This course is intended for students who wish to achieve a higher level of knowledge and effectiveness in fundamental physics (not available for M.S. or Ph.D. credit in Physics). Topics include: 1) Static charges, current flow, electric and magnetic fields; 2) simple DC/AC electrical circuits including examples from household circuit and practical electronic devices; 3) light and optics including examples such as cameras, microscopes and telescopes. Replaceable experiments will be demonstrated throughout the course.
PHYS5383  MODERN PHYSICS FOR TEACHERS (3  0)
This course is intended for students who wish to achieve a higher level of knowledge and effectiveness in fundamental physics (not available for M.S. or Ph.D. credit in Physics). Topics include: 1) Introduction to special relativity and quantum theory; 2) light and radiation; 3) applications to modern electrical devices; 4) nuclear and particle physics.
PHYS5385  PHYSICS LAB TECHNIQUES FOR TEACHERS (0  3)
This course is intended for students who wish to achieve a higher level of knowledge and effectiveness in fundamental physics (not available for M.S. or Ph.D. credit in Physics). Experiments demonstrating various topics are covered. Experiments include gravitational acceleration heat flow, harmonic motion, sound, electric magnetic fields, electric circuits, optic, xrays and nuclear radiation.
PHYS5391  SPECIAL TOPICS IN PHYSICS (3  0)
Topics in physics, particularly from areas in which active research is being conducted, are assigned to individuals or small groups for intensive investigations. May be repeated for credit.
PHYS5393  READINGS IN PHYSICS (3  0)
Conference course. May be repeated for credit.
PHYS5394  RESEARCH IN PHYSICS (3  0)
Conference course with laboratory. May be repeated for credit.
PHYS5398  THESIS (3  0)
PHYS5694  RESEARCH IN PHYSICS (6  0)
Conference course with laboratory. May be repeated for credit.
PHYS5698  THESIS (6  0)
PHYS6301  METHODS OF APPLIED PHYSICS IELECTRONICS (3  0)
The analysis and design of electronic circuits for use in the laboratory. Transistors and integrated circuits in analog instrumentation. Digital logic. Information theory and signal processing.
PHYS6302  METHODS OF APPLIED PHYSICS IICOMPUTERS IN PHYSICS (3  0)
Applications of computers in physics. Acquisition and analysis of experimental data. Vector and parallel processing, image processing, simulation.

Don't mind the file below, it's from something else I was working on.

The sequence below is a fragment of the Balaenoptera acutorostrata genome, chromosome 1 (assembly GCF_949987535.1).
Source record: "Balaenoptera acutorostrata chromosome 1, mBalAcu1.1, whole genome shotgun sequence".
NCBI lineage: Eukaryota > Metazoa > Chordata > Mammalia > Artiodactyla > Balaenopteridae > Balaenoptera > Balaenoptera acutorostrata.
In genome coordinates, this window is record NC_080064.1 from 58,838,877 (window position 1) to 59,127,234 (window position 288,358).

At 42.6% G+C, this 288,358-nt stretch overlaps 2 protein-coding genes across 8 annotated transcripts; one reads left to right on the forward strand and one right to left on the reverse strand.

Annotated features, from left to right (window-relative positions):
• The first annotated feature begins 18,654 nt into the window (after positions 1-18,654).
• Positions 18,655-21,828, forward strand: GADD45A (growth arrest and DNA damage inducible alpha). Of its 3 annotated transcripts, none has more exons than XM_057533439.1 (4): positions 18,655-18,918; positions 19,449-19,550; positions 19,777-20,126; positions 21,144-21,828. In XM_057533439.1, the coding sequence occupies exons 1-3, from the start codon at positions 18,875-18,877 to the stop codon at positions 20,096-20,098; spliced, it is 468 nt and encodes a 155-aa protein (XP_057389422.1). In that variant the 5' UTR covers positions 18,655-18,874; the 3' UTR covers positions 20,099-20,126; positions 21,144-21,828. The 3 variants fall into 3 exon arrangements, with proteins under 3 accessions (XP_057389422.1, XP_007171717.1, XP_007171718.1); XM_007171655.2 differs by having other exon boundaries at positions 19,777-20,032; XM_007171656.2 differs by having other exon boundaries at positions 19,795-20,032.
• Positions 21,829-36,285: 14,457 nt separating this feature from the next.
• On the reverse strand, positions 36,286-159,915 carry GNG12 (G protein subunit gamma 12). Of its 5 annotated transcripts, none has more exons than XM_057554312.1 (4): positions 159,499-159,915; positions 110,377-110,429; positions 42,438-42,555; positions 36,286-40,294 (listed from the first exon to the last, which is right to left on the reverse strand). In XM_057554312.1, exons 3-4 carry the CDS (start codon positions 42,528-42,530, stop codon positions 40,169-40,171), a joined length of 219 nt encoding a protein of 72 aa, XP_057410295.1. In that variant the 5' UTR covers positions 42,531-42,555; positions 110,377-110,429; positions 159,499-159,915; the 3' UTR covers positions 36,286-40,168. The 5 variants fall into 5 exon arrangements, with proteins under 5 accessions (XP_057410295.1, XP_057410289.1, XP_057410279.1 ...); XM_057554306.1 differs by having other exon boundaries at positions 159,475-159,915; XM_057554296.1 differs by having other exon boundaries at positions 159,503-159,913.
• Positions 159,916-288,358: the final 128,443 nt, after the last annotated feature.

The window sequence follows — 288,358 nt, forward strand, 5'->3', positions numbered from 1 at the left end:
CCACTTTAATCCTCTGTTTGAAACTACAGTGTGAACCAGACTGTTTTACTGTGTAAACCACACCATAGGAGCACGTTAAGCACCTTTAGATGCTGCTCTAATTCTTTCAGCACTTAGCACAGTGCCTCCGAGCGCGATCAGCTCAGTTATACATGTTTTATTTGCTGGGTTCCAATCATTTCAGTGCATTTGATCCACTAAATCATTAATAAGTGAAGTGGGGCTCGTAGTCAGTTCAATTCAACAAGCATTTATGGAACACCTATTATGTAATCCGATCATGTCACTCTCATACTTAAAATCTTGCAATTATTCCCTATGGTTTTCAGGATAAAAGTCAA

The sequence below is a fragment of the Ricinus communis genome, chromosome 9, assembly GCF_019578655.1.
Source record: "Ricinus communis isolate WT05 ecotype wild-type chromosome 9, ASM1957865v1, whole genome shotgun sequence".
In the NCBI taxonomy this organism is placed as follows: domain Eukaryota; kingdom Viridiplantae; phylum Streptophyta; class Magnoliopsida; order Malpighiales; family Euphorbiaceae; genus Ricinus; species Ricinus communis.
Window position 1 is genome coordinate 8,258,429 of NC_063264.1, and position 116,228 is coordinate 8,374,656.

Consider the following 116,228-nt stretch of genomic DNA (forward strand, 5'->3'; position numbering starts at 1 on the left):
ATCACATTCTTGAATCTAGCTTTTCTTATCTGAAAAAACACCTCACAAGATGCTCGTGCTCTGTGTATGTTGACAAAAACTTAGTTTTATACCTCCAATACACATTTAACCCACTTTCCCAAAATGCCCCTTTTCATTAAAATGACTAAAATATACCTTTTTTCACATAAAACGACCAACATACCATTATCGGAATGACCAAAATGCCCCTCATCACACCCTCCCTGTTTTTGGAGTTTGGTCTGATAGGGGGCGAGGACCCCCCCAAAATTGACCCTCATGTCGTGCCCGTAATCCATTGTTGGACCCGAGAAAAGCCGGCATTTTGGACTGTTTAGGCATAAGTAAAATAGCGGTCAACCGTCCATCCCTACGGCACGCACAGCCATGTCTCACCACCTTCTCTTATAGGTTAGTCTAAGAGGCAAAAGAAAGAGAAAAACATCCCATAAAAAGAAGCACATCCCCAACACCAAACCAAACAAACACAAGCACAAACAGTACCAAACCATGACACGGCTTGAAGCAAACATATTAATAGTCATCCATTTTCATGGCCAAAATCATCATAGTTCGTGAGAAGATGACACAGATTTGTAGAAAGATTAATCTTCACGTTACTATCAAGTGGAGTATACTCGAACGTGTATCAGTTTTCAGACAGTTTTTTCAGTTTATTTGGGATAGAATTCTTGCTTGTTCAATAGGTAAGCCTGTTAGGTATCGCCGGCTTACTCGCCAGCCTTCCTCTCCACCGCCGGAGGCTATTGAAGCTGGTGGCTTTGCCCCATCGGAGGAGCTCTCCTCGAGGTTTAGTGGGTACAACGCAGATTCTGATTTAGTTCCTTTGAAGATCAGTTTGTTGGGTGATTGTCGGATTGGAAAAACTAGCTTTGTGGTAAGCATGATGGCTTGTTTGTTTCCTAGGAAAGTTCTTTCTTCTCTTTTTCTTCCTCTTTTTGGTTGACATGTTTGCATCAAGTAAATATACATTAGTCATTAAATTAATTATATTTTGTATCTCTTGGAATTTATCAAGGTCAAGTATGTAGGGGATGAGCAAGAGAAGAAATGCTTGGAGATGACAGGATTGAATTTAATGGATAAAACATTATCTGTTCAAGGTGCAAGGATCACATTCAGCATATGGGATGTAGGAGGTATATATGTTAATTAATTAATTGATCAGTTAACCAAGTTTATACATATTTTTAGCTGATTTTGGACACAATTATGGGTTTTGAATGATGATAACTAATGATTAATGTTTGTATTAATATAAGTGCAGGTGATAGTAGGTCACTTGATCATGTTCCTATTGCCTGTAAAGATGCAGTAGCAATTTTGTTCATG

PHYS6303  METHODS OF APPLIED PHYSICS IIISPECTROSCOPY (3  0)
The principles (interactions, crosssections, elastic and inelastic scattering, diffraction, coherence), the methodologies (sources, detectors, visualization), and applications (structure, dynamics, composition, excitations) of neutral and charged particle spectroscopies to condensed matter physics and materials science.
PHYS6304  APPLIED PHYSICS INTERNSHIP (3  0)
Applied physics and engineering research and training in industry or other science or engineering departments of U.T. Arlington or other institutions requiring applied physicists. Faculty supervision and submission of technical progress reports required.
PHYS6391  SELECTED TOPICS IN APPLIED PHYSICS (3  0)
Topics chosen from research areas in the Department of Physics or at one of the institutions or corporations participating in the traineeship program in applied physics; emphasis on industrial and engineering applications. May be repeated for credit.
PHYS6399  DISSERTATION (3  0)
PHYS6604  APPLIED PHYSICS INTERNSHIP (6  0)
Applied physics and engineering research and training in industry or other science or engineering departments of U.T. Arlington or other institutions requiring applied physicists. Faculty supervision and submission of technical progress reports required.
PHYS6699  DISSERTATION (6  0)
PHYS6904  APPLIED PHYSICS INTERNSHIP (9  0)
Applied physics and engineering research and training in industry or other science or engineering departments of U.T. Arlington or other institutions requiring applied physicists. Faculty supervision and submission of technical progress reports required.
PHYS6999  DISSERTATION (9  0)